Authors: Philip Larkin

  • Last updated on December 10, 2021

English poet

Biography

Philip Arthur Larkin has been called the best poet laureate England never had, for after John Betjeman’s death in 1984, a 30 percent plurality of 120 poets surveyed by The Times of London favored Larkin’s appointment to the post. Having not issued a book of poetry in the previous ten years and having written barely one hundred pages of mature verse in his lifetime, Larkin expressed his terror at the prospect of having to write ceremonial verse. Consequently Ted Hughes was appointed.{$I[AN]9810001106}{$I[A]Larkin, Philip}{$I[geo]ENGLAND;Larkin, Philip}{$I[tim]1922;Larkin, Philip}

Philip Larkin

Larkin was the son of Sydney and Eva Emily (Day) Larkin. His father was city treasurer of Coventry. Larkin claimed that his childhood was so boring that a biography of him would have to begin when he was twenty-one or even thirty-one, for he spent much of his youth reading, often a book a day, to the neglect of schoolwork, and playing board games. He later attended the University of Oxford, where he met Kingsley Amis in the spring of 1941, beginning a close friendship that spanned the rest of his life.

Larkin’s first book of poems, The North Ship, written when he was a student, displays Symbolist-inspired verse and the clear influence of William Butler Yeats. Despite its early schoolboy romanticism, the volume establishes a central theme of everyday reality as a foothold for the spirit. Larkin’s Oxford experiences are also the basis for his novel Jill, in which a young student creates a fantasy girl whom he describes to his friends, only to meet her real-life counterpart with sad results. The novel explores a modern dilemma as Larkin sees it: the frustration of romantic fantasies versus the disappointment of self-knowledge. Jill was followed by A Girl in Winter, an extended prose poem in which his librarian heroine, Katherine Lind, also weighs the sad alternatives–the deception of romance and the dissatisfaction of life without it. The wartime settings of both books contribute to their themes of psychological isolation. Larkin also began a third novel, which he never completed.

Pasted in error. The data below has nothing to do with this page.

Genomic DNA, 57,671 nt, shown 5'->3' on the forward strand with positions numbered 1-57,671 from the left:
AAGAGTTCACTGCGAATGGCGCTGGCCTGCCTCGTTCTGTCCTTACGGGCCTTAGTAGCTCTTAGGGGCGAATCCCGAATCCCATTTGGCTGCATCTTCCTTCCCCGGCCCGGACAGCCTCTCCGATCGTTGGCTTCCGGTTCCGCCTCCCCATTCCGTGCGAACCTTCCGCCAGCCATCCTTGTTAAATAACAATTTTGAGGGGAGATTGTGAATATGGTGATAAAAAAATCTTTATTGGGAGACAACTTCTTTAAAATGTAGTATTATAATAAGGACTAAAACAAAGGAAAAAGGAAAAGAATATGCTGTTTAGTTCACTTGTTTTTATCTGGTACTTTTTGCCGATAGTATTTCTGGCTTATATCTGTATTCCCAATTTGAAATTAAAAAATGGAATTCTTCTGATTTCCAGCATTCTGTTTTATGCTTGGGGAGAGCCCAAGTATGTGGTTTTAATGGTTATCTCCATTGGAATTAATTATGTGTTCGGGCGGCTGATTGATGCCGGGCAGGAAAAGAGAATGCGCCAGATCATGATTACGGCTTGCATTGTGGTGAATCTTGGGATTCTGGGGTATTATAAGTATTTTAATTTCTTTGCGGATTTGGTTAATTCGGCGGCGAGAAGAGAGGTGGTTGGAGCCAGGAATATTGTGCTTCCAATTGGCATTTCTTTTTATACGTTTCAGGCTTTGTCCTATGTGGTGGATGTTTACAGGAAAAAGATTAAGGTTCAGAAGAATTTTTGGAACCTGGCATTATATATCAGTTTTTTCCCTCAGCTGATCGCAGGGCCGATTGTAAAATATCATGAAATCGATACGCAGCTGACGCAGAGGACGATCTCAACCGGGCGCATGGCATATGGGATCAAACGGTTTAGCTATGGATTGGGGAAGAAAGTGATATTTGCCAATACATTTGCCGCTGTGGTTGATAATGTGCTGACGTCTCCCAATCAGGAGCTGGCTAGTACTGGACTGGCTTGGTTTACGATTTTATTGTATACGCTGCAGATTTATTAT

Upon taking his degree and failing his military induction physical for World War II, Larkin worked in the Shropshire public library and the university libraries at Leicester and Belfast before moving to Hull in 1955, where he was serving as director of the university library at the time of his death.

Though Larkin’s first books received little critical attention, his privately printed second volume of verse, XX Poems, received the least. Most of the one hundred copies were sent to prominent critics and literary figures, but Larkin did not affix requisite postage, as postal rates had been recently raised, and many of the books were not received. Despite D. J. Enright’s laudatory review, Larkin shied from self-promotion the rest of his life. He became reclusive, was never married, and seldom traveled far from Hull.

In the 1950’s Larkin began to publish poems successfully in British magazines, however, and became the most distinguished figure in The Movement, a loose collection of poets, including Amis, Enright, Donald Davie, and Robert Conquest, dedicated to crafting technically smooth, lucid, understandable verse. In 1954 George Hartley, editor of Listen magazine, issued Larkin’s The Less Deceived on a subscription basis, and its review in The Times spurred sales, for it was reprinted three times in nine months. The volume was originally to be called “Various Poems,” but Larkin took a line from his poem about a disillusioned rapist for the book’s title. Though Larkin claimed to be happy, he believed readers preferred unhappy poems and asserted that “depression is to me what daffodils were to Wordsworth.”

The Whitsun Weddings was a successful continuation of Larkin’s contemplative blend of undeceived pessimism and wishful optimism. Larkin believed that few poets enhanced their reputations by public appearances, and despite the book’s popularity, he refused to give the lectures expected of an established poet. Larkin’s preoccupation with mortality extends into his last volume, High Windows, which sold six thousand copies in three weeks. Again, his personas imaginatively struggle to transform stultifying reality. A waning sexuality and spiritual impotency are also apparent in much of this verse. His last published poem appeared in 1977. Never prolific, Larkin died of throat cancer eight years later, believing that he had not given up on poetry so much as it had given up on him.